Fixing the program my computer learned: End-user debugging of machine-learned programs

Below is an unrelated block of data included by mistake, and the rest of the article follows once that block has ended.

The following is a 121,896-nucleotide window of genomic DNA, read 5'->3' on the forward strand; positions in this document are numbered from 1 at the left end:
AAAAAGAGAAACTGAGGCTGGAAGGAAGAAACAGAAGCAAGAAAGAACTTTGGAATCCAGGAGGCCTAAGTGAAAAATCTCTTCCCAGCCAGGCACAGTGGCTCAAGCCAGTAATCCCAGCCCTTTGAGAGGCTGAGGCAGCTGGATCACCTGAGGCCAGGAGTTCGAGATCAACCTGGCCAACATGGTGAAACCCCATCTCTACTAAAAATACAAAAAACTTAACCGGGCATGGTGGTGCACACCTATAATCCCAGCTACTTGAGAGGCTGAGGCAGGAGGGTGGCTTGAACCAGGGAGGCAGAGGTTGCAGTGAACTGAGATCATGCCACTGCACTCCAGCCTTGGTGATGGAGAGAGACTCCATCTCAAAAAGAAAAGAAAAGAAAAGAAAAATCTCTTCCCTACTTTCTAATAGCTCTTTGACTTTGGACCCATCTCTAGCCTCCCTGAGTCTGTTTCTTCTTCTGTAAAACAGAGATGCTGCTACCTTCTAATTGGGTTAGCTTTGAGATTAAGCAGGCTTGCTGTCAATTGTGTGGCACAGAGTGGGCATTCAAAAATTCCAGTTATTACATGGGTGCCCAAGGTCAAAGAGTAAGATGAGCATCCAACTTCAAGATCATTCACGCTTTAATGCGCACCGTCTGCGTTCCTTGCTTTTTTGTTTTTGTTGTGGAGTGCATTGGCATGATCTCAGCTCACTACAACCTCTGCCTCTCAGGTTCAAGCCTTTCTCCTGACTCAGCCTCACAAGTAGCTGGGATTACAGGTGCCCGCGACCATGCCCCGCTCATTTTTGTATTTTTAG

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Fixing the program my computer learned: End-user debugging of machine-learned programs Dr Simone Stumpf City University London [email protected] Bio 1996 BSc, Comp Sci w/ Cog Sci, UCL 2001 PhD Comp Sci, UCL 2001 - 2004 Research Fellow, UCL 2004 - 2007 Research Manager, Oregon State (OSU) 2007 - 2009 UX Architect, White Horse 2008 - present Asst Professor (Senior Research), OSU 2009 - present Lecturer, City University London 2 What are machine-learned programs? •! Systems that “predict” –! Spam filters, “smart desktops”, web page recommendations •! Learn from and adapt to user after deployment •! Probabilistic machine learning algorithms •! Resulting behaviour is a program How do you debug a program that was written by a machine instead of a person? Especially when you don’t know much about programming and are working with a program you can’t even see? 3 A quick machine learning detour… “Simple” algorithm like Naïve Bayes –! Have input (features) and outputs (labels or classes) –! From training data they learn a function: weight*input = class –! As they further learn weights are changed eg. spam filters (bag-of-words approach) –! take all words appearing in the training data as features –! throw out stop words (a, the, ?) –! do stemming (walking, walked = walk) –! learn how prevalent certain words are in spam messages –! use that function to predict whether new email message is spam 4 Current debugging approach Based on your interest in: We recommend: ! ! ! " 5 Problems and opportunities for end users •! Are not machine learning experts or programmers •! Only they can fix if incorrect behaviour occurs –! Cannot inspect source code –! Can only observe results at run-time –! Can usually only give more training examples to influence future behaviour –! Need to provide lots of training data to change behaviour •! Much richer knowledge could be exploited •! Could increase usability and trust How can the program communicate its reasoning to the end user? How could the user talk back? 6 Formative study •! Enron email dataset folders (farmer-d): Personal, Resume, Bankrupt, Enron News (122 messages) •! Lo-fi prototypes with explanations –! Rule-based –! Similarity-based –! Keyword-based •! 13 participants, talk-aloud 7 Explanations by ML program Simplified yet faithful Concrete •! Rule-based best understood but no clear overall preference •! Serious understandability problems with Similarity-based •! Negative keyword list with keyword-based problematic (negative weights) Matters if they they think reasoning is sound and it is communicated clearly, word choices important 8 What does the user tell the program? •! Select different features (53%) –! It should put email in ‘Enron News’ if it has the keywords “changes” and “policy”. •! Adjust weights (12%) –! The second set of words should be given more importance. •! Parse/extract in different way (10%) –! I think that it should look for typos in the punctuation for indicators toward ‘Personal’. •! Employ feature combinations (5%) –! I think it would be better if it recognized a last and a first name together. •! Use relational features (4%) –! This message should be in ‘EnronNews’ since it is from the chairman of the company. 9 What knowledge do they use? •! Commonsense (36%) –! “Qualifications” would seem like a really good Resume word, I wonder why that’s not down here. •! English (30%) –! Does the computer know the difference between “resumé” and “resume”? •! Domain (15%) –! Different words could have been found in common like … “Ken Lay”. 10